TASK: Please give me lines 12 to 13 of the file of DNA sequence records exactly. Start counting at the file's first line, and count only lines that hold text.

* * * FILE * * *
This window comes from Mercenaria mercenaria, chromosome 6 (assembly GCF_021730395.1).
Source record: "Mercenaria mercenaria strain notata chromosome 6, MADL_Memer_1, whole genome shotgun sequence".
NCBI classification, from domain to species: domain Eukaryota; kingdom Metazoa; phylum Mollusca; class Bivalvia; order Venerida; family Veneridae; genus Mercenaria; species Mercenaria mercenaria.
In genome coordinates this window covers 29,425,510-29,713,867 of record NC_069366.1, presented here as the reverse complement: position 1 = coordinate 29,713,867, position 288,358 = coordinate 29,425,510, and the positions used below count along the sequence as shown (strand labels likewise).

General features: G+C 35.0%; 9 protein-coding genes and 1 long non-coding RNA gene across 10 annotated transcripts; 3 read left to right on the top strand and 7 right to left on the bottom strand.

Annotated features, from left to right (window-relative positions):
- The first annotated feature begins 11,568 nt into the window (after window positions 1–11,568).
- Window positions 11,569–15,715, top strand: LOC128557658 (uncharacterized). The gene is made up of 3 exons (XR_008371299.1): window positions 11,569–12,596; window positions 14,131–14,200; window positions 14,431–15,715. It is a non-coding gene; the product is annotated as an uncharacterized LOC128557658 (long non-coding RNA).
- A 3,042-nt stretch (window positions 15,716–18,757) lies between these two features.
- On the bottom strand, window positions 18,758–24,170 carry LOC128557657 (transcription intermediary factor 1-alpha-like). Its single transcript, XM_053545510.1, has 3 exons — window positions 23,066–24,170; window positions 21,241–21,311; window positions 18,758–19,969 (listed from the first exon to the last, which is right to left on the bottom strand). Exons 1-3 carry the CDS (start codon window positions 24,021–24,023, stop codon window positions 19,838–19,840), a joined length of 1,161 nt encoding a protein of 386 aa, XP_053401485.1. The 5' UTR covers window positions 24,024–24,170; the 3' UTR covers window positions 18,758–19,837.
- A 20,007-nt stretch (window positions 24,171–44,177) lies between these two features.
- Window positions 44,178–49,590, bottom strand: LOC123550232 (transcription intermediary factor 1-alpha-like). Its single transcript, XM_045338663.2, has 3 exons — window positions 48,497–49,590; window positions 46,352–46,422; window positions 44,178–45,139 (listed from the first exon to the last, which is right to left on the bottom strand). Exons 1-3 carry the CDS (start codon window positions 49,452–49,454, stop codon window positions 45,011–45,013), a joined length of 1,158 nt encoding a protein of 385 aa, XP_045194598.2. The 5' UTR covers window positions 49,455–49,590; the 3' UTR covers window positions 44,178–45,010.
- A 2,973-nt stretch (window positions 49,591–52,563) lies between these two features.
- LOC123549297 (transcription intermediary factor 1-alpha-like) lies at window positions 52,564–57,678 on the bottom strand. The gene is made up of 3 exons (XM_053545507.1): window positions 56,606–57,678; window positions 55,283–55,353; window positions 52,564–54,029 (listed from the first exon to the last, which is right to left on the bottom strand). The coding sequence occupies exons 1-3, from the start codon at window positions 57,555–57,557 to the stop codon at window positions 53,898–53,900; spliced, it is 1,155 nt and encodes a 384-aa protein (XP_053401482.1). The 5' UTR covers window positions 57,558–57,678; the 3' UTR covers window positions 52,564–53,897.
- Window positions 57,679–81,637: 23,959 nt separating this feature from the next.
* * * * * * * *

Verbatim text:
- Window positions 44,178–49,590, bottom strand: LOC123550232 (transcription intermediary factor 1-alpha-like). Its single transcript, XM_045338663.2, has 3 exons — window positions 48,497–49,590; window positions 46,352–46,422; window positions 44,178–45,139 (listed from the first exon to the last, which is right to left on the bottom strand). Exons 1-3 carry the CDS (start codon window positions 49,452–49,454, stop codon window positions 45,011–45,013), a joined length of 1,158 nt encoding a protein of 385 aa, XP_045194598.2. The 5' UTR covers window positions 49,455–49,590; the 3' UTR covers window positions 44,178–45,010.
- A 2,973-nt stretch (window positions 49,591–52,563) lies between these two features.